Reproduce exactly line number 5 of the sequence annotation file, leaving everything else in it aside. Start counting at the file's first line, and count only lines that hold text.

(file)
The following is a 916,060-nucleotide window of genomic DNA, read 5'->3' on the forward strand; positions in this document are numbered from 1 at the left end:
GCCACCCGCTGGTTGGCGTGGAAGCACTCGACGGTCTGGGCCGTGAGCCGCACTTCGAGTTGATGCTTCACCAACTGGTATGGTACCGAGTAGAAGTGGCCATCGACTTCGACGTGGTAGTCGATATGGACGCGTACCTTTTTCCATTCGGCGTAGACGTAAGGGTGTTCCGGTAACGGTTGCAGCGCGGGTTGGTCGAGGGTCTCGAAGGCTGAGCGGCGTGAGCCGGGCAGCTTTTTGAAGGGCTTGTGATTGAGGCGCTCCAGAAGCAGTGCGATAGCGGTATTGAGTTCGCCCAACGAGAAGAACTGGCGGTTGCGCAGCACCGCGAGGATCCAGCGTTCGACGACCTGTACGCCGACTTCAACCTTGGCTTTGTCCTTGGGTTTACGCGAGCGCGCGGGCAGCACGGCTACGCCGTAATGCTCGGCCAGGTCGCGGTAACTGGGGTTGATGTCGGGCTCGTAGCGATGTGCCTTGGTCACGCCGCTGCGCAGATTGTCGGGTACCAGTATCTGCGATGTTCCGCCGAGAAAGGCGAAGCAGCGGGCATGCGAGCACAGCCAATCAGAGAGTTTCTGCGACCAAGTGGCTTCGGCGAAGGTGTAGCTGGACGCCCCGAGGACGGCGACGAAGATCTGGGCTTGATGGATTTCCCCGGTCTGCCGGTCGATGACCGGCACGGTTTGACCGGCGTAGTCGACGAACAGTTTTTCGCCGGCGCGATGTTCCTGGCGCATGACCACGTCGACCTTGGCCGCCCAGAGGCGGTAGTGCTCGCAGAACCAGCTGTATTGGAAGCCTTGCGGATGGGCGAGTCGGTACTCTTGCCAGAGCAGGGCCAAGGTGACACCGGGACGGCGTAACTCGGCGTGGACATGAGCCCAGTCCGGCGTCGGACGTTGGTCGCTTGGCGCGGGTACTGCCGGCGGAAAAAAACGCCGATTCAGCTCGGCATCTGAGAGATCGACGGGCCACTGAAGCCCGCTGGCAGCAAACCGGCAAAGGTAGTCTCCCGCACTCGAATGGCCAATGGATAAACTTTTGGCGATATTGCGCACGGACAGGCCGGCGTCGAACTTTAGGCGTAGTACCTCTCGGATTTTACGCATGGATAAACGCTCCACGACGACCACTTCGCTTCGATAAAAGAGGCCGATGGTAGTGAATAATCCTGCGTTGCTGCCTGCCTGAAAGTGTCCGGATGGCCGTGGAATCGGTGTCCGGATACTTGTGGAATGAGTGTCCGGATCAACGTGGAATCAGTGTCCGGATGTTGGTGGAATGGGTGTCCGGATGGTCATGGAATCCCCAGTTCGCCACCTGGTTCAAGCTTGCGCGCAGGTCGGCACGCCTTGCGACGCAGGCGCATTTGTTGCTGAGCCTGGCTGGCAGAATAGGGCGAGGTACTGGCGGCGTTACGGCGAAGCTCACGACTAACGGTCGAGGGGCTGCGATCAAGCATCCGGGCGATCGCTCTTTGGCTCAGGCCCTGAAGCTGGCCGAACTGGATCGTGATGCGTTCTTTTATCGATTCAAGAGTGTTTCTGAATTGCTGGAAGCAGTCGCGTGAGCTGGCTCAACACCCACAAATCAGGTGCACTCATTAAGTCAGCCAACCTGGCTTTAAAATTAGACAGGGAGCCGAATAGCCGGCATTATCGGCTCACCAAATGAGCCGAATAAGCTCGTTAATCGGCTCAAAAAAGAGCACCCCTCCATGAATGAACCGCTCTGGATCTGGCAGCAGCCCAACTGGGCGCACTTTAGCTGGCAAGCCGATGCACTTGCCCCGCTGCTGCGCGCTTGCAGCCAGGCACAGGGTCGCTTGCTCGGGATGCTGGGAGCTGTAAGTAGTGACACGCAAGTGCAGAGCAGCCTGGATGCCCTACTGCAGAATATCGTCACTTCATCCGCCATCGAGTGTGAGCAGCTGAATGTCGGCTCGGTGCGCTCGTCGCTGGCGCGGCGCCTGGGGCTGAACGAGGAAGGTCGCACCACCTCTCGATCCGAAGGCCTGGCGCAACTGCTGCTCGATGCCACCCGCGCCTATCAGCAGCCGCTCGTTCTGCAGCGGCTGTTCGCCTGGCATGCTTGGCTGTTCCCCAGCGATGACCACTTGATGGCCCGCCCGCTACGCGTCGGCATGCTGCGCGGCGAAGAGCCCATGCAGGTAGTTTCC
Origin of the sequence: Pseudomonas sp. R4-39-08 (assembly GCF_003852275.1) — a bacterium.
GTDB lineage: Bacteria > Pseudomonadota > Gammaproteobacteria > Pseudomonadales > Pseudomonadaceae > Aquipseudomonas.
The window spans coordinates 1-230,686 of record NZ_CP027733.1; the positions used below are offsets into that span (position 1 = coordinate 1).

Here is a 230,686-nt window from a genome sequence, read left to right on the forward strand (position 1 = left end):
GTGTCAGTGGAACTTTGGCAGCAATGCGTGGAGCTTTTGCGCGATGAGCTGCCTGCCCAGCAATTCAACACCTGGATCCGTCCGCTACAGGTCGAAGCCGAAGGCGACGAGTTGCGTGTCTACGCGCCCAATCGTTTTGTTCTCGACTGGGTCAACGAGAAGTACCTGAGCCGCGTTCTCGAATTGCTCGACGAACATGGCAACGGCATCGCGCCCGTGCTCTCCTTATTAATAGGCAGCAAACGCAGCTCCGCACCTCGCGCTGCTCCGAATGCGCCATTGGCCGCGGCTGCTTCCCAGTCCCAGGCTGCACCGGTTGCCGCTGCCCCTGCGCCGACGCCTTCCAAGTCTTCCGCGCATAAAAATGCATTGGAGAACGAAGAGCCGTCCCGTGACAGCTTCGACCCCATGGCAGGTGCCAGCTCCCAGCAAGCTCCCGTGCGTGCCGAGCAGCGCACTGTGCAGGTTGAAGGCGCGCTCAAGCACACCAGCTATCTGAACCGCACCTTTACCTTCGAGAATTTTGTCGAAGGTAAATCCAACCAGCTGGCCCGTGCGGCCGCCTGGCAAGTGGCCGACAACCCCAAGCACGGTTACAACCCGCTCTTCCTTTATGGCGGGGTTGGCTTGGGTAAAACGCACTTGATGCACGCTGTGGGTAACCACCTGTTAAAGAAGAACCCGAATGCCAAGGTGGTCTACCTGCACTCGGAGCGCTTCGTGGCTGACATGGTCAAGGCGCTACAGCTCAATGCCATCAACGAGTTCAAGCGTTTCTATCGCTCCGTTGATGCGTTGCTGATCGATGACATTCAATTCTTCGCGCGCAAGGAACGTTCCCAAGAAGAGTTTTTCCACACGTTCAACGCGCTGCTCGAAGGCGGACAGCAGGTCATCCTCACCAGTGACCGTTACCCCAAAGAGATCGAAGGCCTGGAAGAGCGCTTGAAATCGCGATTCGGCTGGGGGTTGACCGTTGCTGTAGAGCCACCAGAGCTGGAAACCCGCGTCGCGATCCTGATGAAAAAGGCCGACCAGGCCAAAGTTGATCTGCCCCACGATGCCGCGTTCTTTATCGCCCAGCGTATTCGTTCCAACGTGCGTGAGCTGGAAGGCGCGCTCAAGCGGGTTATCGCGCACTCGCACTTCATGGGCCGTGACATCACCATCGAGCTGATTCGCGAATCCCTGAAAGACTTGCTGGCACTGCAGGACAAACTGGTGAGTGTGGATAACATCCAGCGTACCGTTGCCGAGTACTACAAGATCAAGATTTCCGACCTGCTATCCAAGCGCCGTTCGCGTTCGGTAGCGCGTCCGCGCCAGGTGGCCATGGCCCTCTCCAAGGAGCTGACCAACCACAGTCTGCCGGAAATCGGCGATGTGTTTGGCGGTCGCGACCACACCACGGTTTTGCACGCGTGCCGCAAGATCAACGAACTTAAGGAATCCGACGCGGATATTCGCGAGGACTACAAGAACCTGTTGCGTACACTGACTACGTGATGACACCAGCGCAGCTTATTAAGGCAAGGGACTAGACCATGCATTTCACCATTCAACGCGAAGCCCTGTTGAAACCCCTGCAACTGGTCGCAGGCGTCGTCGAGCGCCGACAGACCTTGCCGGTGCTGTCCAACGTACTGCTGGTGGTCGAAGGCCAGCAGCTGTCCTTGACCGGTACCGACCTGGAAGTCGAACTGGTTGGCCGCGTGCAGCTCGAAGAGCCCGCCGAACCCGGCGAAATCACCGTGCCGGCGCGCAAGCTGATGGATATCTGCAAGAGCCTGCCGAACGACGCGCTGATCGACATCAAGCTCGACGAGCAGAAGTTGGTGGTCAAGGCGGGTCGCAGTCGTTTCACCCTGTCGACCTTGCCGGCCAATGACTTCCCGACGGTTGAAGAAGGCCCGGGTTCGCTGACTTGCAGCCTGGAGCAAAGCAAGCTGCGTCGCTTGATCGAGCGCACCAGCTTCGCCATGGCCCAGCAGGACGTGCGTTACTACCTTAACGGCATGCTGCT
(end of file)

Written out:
The window spans coordinates 1-230,686 of record NZ_CP027733.1; the positions used below are offsets into that span (position 1 = coordinate 1).